Welcome to Pop Culture Throwdown, a weekly column where Mashable’s Entertainment team tackles the big questions in life, like what Star Wars movie is best and which superhero would win in a fight.
This week, we asked each other (and all of you, on Twitter): Who’s your favorite TV couple?
Bob and Linda Belcher, Bob’s Burgers
There’s no marriage I’d rather be a part of than Bob and Linda Belcher’s. Equal parts unbridled chaos and unconditional love, this animated romance offers an inspirational look at true partnership. Despite what other TV couples might lead you to believe, finding “the one” isn’t about lingering glances, moonlit strolls, and passionate embraces. It’s about dealing with crappy customers, parenting your weird children, scaring raccoons out of your crawl space, and still wanting to bone afterwards. Daaate night tonight! Gonna go out get some fooood! — Alison Foreman, Entertainment Reporter
Virginia and Bert from Raising Hope! @shannonwoodward . Thank you for such a great series. Binged it one time on a TV box thing and now bought it on Apple TV. Def in my top 5 for best shows ever! You all were fab!
— Laurie Bee Gee (@PistachioYaz) July 7, 2020
Simon and Alisha, Misfits
No one watching Misfits Season 1 could have anticipated Simon and Alisha’s relationship, which makes their love story all the more meaningful. Alisha’s surprise at finding out her personal hero is a future version of the ASBO squad’s nerdiest member and subsequent head-over-heels fall for his confident (and ripped) charms is only the first step in a romance that overcomes death, transcends time, and leads to one of television’s all time greatest love scenes. And yes, Iwan Rheon plays Simon and the terrifying Ramsay Bolton on Game of Thrones, but he’s really cute in this show! Promise! — Alexis Nedd, Senior Entertainment Reporter
Zuko and Katara, Avatar: The Last Airbender
Zutara may not be canon in Nickelodeon’s otherwise perfect animated series, but adult viewers (and there are a lot of us) find themselves being drawn to the unlikely couple more and more as we grow older. One one hand, you have Zuko, the disgraced Fire Nation prince who is more of an angst bender than anything else, and whose redemption arc deserves a lengthy monologue during any discussion about character growth. On the other, you have Katara — mature, caring, and patient, unless you’re her brother.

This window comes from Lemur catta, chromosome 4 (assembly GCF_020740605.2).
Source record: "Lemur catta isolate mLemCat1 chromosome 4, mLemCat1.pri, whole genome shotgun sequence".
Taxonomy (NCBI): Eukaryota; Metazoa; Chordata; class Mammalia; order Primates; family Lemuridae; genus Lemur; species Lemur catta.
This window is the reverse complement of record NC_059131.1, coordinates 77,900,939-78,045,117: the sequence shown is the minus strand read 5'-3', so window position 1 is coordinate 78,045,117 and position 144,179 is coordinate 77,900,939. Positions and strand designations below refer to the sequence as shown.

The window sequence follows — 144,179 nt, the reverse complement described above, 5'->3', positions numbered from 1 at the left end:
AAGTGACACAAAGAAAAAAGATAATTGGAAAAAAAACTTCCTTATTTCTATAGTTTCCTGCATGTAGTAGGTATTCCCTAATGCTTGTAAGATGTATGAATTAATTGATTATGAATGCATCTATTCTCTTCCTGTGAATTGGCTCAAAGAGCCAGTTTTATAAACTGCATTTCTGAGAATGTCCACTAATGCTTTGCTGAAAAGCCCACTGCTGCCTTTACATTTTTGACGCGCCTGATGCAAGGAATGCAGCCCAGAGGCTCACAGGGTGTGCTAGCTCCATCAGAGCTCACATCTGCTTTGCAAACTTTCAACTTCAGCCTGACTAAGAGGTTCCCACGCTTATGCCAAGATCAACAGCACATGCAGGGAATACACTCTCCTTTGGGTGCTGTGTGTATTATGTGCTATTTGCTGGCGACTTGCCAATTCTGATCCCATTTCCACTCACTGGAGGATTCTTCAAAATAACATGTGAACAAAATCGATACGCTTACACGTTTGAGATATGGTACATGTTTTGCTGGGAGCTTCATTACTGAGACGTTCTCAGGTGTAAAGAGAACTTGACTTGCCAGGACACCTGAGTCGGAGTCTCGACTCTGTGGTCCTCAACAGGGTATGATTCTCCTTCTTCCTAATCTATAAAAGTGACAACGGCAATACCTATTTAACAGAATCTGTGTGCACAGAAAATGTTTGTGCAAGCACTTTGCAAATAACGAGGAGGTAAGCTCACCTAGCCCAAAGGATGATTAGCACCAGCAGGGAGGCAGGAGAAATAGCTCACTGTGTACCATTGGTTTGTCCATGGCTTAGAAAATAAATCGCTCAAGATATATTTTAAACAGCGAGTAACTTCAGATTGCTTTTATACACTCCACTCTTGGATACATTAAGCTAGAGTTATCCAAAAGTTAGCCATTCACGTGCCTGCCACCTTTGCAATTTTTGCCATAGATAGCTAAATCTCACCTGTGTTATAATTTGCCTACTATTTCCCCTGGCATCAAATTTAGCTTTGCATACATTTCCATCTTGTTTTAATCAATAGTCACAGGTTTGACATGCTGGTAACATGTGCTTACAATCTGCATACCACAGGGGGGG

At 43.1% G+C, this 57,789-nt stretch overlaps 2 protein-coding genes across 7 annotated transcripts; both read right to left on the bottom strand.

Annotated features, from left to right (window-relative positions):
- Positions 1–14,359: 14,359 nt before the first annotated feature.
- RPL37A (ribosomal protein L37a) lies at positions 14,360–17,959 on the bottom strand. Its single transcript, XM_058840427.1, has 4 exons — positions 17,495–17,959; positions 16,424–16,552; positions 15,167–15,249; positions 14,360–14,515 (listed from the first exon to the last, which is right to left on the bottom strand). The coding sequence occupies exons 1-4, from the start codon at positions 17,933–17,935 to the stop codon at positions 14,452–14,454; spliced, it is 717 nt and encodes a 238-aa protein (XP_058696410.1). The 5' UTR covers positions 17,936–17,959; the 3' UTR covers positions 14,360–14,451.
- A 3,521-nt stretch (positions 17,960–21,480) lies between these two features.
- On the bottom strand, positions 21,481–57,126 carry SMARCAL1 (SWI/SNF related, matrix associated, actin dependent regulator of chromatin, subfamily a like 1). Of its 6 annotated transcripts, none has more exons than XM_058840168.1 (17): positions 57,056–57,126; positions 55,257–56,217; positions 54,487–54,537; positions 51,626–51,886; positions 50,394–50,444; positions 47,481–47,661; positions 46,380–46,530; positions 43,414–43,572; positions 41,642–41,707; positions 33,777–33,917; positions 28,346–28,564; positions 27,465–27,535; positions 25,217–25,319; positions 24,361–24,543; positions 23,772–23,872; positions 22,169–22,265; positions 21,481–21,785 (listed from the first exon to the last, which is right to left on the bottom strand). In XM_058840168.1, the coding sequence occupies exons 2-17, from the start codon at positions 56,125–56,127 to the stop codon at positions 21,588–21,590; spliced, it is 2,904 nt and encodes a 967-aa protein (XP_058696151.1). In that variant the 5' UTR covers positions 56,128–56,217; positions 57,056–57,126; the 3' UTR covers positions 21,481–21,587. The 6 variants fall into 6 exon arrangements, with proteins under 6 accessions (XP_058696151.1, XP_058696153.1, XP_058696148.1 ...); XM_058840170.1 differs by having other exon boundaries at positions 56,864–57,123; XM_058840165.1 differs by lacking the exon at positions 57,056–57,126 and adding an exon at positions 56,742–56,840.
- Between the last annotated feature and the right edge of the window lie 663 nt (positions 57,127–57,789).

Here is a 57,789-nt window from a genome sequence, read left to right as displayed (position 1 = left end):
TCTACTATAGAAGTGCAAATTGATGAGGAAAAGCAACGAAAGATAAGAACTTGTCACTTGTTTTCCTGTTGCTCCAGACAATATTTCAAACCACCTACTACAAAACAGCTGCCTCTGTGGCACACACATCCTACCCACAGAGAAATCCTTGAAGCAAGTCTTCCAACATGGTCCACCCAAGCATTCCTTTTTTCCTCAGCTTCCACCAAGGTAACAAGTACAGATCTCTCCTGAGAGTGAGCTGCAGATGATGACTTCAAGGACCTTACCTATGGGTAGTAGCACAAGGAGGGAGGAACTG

It takes all of Katara’s sometimes notorious supply of hope to trust Zuko, and even more to do so again after he betrays the gang in the Season 2 finale. Both characters lost their mothers and childhoods to the Fire Nation’s war and now want nothing more than to end it. Tropes are tropes for a reason, so this combination of forbidden love and opposites attract (literal opposites! Fire and water!) is more tempting than a sip of cactus juice in an endless expanse of desert. — Proma Khosla, Entertainment Reporter
Dwight Schrute and Angela Martin 100%
— Ethan Farber (@ethan1farber) July 7, 2020
Rebecca Bunch and herself, Crazy Ex-Girlfriend
I’ve never gotten too invested in TV couples. It’s fun to ride the Sam and Diane roller coaster, but just like those theme park standbys it’s often a fleeting thrill with no meaningful payoff. Crazy Ex-Girlfriend is a welcome exception with its brutally honest meditation on mental health, self-care, and human connection. Our time in Rebecca Bunch’s life starts in a tricky spot, with the entire series premised around her questionable decision to drop everything and move to California, seemingly in a pursuit for her childhood crush.
But stick with the magical reality in this comedy-musical series and the bigger picture becomes clear. We come to understand – in the midst of off the wall songs like “Let’s Generalize About Men” and “The First Penis I Saw” – that Rebecca’s relationship with herself is what matters most. Her arc across four seasons is terrifying, heartbreaking, hopeful, and hilarious in equal measures. It’s a riveting and deeply, perfectly weird account of how we learn and grow as people. I’ve never seen anything else like it on television. — Adam Rosenberg, Senior Entertainment Reporter/Weekend Editor
Eric and Tami Taylor, Friday Night Lights
There are TV couples who get to have a happily ever after, and then there are TV couples who get to live the happily ever after. Eric and Tami fall into the latter category, with a rock-solid marriage that began years before we met them in the Friday Night Lights pilot, and presumably continued years after we said goodbye in the Friday Night Lights finale. Theirs is a relationship built on mutual trust and compassion and communication, and brought to life by simple and sincere affection: They’re just super into each other, whether they’re making each other laugh like old friends or flirting with each other like newlyweds. “Clear eyes, full hearts, can’t lose” isn’t just a football rallying cry — it’s also the guiding principle of the best TV marriage of all time. — Angie Han, Deputy Entertainment Editor
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